I've written a few relatively small (a few K LOC) Go projects, and my experience has been quite positive.
The libraries are really well designed and impressively complete.
With goroutines and the fact that most things work with io.Reader/io.Writer, plugging different components together and having them work efficiently is pretty easy.
I love gofmt (sweet sweet consistency), and despite some early reservations, I'm quite happy with what the go tool provides.
The couple servers I have written in Go have been great, in that they were pretty easy to write in a straightforward way, and they ended up impressively fast. The speed is actually somewhat seductive; I've been unnecessarily microoptimizing some things, just because I see what sort of speed is possible without leaving the language.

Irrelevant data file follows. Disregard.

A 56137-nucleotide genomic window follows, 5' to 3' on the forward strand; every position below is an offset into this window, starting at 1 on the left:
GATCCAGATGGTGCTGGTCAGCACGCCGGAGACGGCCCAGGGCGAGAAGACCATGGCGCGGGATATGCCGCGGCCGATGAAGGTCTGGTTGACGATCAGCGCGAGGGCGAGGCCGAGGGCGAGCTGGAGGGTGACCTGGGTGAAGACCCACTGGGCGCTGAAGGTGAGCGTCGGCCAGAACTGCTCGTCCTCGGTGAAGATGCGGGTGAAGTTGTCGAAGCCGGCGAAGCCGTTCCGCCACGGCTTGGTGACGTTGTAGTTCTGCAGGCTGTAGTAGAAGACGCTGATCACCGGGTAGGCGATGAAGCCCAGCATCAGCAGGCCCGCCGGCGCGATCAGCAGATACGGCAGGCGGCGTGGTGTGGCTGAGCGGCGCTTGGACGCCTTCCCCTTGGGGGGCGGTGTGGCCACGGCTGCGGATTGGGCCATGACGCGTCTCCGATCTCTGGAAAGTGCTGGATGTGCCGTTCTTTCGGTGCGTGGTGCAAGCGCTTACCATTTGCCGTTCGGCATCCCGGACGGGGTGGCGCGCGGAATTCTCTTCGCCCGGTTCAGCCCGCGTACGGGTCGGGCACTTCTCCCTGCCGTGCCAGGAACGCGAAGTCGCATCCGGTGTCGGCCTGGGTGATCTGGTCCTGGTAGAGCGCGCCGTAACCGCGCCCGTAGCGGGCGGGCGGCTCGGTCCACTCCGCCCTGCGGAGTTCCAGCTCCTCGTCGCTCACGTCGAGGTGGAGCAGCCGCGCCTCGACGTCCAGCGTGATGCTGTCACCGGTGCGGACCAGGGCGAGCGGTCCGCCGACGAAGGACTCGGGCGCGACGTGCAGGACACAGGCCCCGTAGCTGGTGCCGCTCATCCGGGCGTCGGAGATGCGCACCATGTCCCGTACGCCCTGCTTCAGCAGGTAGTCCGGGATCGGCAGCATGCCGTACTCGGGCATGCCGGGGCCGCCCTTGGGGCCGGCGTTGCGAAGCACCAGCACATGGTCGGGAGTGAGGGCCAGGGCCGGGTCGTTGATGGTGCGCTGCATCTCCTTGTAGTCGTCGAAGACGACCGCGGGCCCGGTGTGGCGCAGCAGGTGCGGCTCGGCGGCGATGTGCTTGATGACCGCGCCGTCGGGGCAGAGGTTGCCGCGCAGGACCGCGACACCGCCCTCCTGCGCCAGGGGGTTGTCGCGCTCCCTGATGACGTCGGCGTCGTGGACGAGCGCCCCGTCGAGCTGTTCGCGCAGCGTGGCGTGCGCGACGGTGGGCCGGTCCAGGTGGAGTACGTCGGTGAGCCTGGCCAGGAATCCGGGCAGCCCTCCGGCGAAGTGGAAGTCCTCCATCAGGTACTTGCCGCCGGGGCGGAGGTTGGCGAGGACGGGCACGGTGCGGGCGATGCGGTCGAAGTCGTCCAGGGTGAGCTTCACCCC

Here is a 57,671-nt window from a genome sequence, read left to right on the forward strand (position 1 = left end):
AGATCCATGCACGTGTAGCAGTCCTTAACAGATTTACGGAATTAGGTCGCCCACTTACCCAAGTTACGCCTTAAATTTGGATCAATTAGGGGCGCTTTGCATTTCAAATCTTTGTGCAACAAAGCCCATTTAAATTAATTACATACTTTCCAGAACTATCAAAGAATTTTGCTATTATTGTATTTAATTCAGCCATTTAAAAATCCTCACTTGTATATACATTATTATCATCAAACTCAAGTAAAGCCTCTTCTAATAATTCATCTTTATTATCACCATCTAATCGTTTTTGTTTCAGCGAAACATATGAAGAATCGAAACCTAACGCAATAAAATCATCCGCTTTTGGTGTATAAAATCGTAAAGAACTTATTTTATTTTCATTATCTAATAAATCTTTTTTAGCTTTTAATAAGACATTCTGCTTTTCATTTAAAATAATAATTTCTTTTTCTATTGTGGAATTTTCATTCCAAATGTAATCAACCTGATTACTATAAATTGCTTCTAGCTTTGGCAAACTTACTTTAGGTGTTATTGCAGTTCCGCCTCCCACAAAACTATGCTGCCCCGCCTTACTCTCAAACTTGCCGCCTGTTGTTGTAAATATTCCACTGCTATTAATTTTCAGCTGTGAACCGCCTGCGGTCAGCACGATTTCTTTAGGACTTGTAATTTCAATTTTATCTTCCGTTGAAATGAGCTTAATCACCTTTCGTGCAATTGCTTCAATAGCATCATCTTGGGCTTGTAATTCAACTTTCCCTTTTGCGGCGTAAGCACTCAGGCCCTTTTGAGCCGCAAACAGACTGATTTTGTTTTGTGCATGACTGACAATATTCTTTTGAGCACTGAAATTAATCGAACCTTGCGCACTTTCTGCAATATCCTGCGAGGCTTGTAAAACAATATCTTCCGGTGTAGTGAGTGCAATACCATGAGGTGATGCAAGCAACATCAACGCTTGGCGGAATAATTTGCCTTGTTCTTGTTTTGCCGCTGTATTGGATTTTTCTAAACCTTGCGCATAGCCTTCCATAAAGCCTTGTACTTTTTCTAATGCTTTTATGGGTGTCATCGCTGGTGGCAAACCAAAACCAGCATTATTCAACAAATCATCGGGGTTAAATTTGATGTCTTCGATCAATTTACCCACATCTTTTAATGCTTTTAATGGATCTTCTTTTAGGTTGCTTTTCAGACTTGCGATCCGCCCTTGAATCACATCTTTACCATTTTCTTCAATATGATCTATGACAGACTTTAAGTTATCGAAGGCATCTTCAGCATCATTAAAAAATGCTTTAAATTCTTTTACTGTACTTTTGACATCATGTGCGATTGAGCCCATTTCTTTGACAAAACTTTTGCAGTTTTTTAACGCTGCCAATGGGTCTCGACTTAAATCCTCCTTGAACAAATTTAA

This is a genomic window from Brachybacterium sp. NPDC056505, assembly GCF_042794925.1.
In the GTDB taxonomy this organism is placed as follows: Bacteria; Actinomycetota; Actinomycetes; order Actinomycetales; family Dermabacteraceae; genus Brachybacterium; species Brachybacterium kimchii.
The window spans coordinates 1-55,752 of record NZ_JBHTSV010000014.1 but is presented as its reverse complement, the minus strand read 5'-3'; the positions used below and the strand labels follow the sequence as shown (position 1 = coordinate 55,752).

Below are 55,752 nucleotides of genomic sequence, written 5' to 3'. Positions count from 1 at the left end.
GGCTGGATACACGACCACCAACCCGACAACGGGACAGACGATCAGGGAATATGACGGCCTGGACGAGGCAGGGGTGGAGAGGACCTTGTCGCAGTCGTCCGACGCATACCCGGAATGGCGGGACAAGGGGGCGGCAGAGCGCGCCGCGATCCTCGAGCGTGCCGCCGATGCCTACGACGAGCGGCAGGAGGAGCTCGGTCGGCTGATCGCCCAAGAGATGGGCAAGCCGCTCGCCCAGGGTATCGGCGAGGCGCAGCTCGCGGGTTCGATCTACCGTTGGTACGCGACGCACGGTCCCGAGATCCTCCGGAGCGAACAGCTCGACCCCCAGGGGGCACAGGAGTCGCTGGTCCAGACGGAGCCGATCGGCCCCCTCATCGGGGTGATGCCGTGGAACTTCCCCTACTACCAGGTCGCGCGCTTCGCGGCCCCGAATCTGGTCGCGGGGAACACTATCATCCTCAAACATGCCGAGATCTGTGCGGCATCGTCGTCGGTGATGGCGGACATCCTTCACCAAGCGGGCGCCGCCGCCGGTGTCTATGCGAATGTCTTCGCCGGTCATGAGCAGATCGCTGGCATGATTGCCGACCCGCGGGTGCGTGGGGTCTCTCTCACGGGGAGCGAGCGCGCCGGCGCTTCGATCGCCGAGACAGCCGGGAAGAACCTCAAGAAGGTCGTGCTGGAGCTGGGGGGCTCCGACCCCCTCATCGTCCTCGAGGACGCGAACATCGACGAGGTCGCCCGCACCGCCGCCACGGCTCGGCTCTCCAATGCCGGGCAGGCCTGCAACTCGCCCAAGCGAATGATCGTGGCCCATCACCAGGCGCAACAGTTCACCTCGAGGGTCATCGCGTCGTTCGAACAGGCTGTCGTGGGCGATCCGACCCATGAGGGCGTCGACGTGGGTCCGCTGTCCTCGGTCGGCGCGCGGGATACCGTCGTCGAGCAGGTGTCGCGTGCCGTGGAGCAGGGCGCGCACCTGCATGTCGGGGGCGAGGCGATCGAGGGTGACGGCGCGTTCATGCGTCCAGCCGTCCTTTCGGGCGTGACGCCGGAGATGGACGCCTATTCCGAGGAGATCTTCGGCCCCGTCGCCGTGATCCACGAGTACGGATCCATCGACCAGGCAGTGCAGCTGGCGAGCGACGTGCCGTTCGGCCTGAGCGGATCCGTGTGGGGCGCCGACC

I also find that due to gofmt, the constraints of the language, and the aesthetic leadership of the Go team (along with, likely, a self-selection in those writing Go right now), third party Go libraries are very readable.
When I'm trying to understand a data structure or a protocol, I often look for source code; python used to be my preference, but in part thanks to types, I now find Go to be my first choice.
I do wish the Thrift support was as good as the protocol buffer support, though. :)